If you have read some of our most recent blog posts, you’ll remember that we’ve been talking about a number of survival skills useful in the case of an emergency where you need to “rough it” in the wilderness. We are not wilderness experts, but want to get the juices flowing and challenge you to get excited about looking further into learning these valuable skills. In our previous post, we talked about staying hydrated, and today we want to talk about a specific skill that will help you to stay warm: how to build a fire.
If you decide to enjoy a campfire with friends, are you the one who builds the fire? If you’re not, perhaps think about becoming that person—or joining and learning from whomever typically takes on that role.
Here are a few tips to get you started on how to build a fire:
- Find a sandy or rocky area to build your fire, to avoid forest fires or brush fires. Having a supply of water or sand nearby is important, in case you need to put out your campfire quickly.
- If you keep matches on hand, it’s best to have waterproof and windproof matches, or even a flint striker, which can last you a long time!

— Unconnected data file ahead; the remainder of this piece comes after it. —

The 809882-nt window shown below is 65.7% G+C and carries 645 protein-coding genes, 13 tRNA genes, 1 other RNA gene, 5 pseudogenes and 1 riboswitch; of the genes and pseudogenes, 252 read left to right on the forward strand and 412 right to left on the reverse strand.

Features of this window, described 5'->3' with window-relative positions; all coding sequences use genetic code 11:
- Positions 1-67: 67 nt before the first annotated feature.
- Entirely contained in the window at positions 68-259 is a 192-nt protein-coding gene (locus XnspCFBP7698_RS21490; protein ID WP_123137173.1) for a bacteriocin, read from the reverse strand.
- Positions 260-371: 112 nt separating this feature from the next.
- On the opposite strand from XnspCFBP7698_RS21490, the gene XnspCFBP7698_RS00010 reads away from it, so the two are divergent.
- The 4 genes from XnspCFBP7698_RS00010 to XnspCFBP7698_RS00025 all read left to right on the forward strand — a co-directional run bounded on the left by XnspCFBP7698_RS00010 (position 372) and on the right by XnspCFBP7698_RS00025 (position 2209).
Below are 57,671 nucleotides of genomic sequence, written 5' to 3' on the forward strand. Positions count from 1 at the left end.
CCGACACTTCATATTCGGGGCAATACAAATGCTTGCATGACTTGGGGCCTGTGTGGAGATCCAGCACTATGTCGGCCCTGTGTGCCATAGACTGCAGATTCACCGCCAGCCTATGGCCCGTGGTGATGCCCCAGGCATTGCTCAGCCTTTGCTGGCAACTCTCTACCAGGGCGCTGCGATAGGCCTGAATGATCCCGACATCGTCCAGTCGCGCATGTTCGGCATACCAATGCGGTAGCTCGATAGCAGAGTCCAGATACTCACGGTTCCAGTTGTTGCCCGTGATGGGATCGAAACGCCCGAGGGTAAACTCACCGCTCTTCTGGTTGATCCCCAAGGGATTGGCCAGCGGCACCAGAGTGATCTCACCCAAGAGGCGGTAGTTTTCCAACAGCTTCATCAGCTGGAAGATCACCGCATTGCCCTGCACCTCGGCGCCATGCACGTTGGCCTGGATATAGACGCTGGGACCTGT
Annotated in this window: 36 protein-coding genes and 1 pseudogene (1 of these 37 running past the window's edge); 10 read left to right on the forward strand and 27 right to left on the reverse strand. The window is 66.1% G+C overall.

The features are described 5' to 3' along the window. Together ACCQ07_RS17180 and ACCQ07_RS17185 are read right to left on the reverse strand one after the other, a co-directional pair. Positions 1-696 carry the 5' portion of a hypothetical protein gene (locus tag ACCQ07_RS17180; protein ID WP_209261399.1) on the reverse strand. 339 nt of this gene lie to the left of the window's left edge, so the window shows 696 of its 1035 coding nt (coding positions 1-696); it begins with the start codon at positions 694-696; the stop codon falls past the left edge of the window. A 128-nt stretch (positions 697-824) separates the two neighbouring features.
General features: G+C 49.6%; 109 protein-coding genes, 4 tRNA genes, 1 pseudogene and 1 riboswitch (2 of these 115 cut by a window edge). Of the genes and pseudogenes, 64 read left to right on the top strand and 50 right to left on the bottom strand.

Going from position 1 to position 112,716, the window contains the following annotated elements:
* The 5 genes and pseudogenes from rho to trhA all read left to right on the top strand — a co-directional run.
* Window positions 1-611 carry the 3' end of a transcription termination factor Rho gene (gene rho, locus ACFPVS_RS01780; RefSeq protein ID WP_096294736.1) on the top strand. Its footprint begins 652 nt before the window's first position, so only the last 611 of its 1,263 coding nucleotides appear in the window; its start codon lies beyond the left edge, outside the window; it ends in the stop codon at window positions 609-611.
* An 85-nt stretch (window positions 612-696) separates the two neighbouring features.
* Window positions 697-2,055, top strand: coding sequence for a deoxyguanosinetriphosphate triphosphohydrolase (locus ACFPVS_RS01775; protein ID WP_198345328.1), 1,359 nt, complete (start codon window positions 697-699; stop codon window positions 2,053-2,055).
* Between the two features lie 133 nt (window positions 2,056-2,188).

- If you don’t have matches, you can create a spark with a cigarette lighter, flint and steel, the electric spark from an ignited battery coming into contact with a gasoline dampened rag, or the sun’s rays passing through a magnifying lens onto the tinder.
- Of course, tinder is another very important element of building a fire. When you’re choosing tinder, try to find dry grasses, bark, small pieces of wood, cloth, paper or lint. As long as the tinder is dry, it should work. And then these smaller pieces can be used to ignite larger pieces of wood.
- Collect all of your tinder and firewood before you start building the fire, because timing can be of essence, once you get the fire going.
- Ventilate your fire well. Whatever construction you create, make sure there are open spaces between the larger pieces of wood so that oxygen has access.
For more wilderness tips, feel free to delve into this handy online adventure network and tune in again soon to read about another important survival skill that will help to keep you warm: building a shelter!
Article contributed by Sophie Wooding – Avid gardener and cyclist in Victoria, BC and Content Writer for Frontier.io
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